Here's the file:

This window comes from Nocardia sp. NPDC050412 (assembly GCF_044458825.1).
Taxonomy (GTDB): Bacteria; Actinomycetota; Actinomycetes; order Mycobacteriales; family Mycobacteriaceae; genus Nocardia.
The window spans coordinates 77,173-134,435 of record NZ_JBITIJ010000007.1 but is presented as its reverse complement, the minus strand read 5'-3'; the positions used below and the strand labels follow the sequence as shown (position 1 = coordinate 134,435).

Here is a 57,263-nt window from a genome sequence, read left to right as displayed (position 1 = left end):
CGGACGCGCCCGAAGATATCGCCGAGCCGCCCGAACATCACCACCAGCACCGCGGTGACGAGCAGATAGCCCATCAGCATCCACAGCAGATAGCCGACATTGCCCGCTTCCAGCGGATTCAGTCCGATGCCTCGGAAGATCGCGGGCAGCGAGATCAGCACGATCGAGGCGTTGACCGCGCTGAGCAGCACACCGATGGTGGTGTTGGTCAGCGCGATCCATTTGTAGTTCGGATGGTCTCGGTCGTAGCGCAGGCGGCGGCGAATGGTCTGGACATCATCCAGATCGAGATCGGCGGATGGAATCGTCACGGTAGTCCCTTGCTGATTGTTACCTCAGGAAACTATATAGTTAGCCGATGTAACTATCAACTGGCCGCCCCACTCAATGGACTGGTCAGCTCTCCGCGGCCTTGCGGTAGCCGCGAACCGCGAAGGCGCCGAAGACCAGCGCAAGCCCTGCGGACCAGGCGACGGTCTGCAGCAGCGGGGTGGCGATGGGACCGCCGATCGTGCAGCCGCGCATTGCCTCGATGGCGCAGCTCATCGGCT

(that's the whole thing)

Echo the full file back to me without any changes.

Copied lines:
This window comes from Nocardia sp. NPDC050412 (assembly GCF_044458825.1).
Taxonomy (GTDB): Bacteria; Actinomycetota; Actinomycetes; order Mycobacteriales; family Mycobacteriaceae; genus Nocardia.
The window spans coordinates 77,173-134,435 of record NZ_JBITIJ010000007.1 but is presented as its reverse complement, the minus strand read 5'-3'; the positions used below and the strand labels follow the sequence as shown (position 1 = coordinate 134,435).

Here is a 57,263-nt window from a genome sequence, read left to right as displayed (position 1 = left end):
CGGACGCGCCCGAAGATATCGCCGAGCCGCCCGAACATCACCACCAGCACCGCGGTGACGAGCAGATAGCCCATCAGCATCCACAGCAGATAGCCGACATTGCCCGCTTCCAGCGGATTCAGTCCGATGCCTCGGAAGATCGCGGGCAGCGAGATCAGCACGATCGAGGCGTTGACCGCGCTGAGCAGCACACCGATGGTGGTGTTGGTCAGCGCGATCCATTTGTAGTTCGGATGGTCTCGGTCGTAGCGCAGGCGGCGGCGAATGGTCTGGACATCATCCAGATCGAGATCGGCGGATGGAATCGTCACGGTAGTCCCTTGCTGATTGTTACCTCAGGAAACTATATAGTTAGCCGATGTAACTATCAACTGGCCGCCCCACTCAATGGACTGGTCAGCTCTCCGCGGCCTTGCGGTAGCCGCGAACCGCGAAGGCGCCGAAGACCAGCGCAAGCCCTGCGGACCAGGCGACGGTCTGCAGCAGCGGGGTGGCGATGGGACCGCCGATCGTGCAGCCGCGCATTGCCTCGATGGCGCAGCTCATCGGCT